Cancer remains one of the greatest challenges facing healthcare systems worldwide. One in every six people dies of this disease, making it the world’s second leading cause of death.
Yet one of the most modern weapons in the battle against cancer is almost inconceivably tiny, measuring less than one millionth of a millionth of a millimeter across: the proton. In 2019, Quirónsalud, the Spanish hospital group of Fresenius Helios, is planning to open that country’s first proton beam therapy center.
One of the most advanced cancer treatments, proton beam therapy works by radiating the tumor with positively charged hydrogen atoms, and has major advantages over traditional radiation therapy: The proton beam is narrower, and can be more precisely targeted, which reduces or even eliminates radiation exposure to the surrounding, healthy tissue. As a result, a significantly higher dose can be targeted directly at the tumor, even as the overall amount of radiation used – and the accompanying side effects – are reduced. This makes proton beam therapy especially beneficial for children.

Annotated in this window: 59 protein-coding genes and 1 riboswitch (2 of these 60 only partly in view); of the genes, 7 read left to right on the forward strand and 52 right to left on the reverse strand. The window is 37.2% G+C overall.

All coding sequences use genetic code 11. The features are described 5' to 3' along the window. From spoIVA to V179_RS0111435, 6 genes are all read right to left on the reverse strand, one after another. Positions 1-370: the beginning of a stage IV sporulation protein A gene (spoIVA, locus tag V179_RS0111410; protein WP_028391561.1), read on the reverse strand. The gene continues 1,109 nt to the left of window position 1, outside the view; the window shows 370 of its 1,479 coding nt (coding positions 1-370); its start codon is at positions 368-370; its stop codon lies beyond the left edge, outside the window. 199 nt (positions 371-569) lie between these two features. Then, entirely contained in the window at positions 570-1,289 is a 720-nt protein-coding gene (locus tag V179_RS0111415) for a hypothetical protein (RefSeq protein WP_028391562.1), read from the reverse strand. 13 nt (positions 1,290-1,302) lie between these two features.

The secret is in the nature of the proton itself. X-ray radiation, the most commonly used form of radiation therapy, permeates the entire body and its energy decreases exponentially. The initial dose, therefore, must be especially high in order to ensure it still has enough strength to destroy cancer cells when it reaches the tumor. On the way there, and after, it can damage healthy tissue. But because protons only release energy at the end of their trajectories, their impact can be directed to the millimeter.
Proton beam therapy has major advantages over traditional radiation therapy.
There are currently only about 20 proton beam therapy centers in Europe, including in Germany, France and Italy. The new Quirónsalud proton beam therapy center, which is being built in Madrid, will require an investment of about €40 million.
Quirónsalud has opted for the Proteus One, a unique proton beam therapy system which, unlike others systems, allows all the technology necessary for treatment to be grouped together in one multifunctional room. It includes a tumor-scanning system to help doctors determine the optimal dose for each part of the body being treated, as well as a state-of-the-art imaging systems. And Proteus One can rotate 360 degrees, to direct the beam from any desired angle.
“The investment in building a proton beam therapy center shows how we are continuously seeking better treatment options for our patients,” said Dr. Leticia Moral, General Director for Assistance and Quality at Quirónsalud. “This new equipment and technology will not only enable us to treat cancer patients very effectively and with minimal side effects, but will aid us in researching new types of treatment.”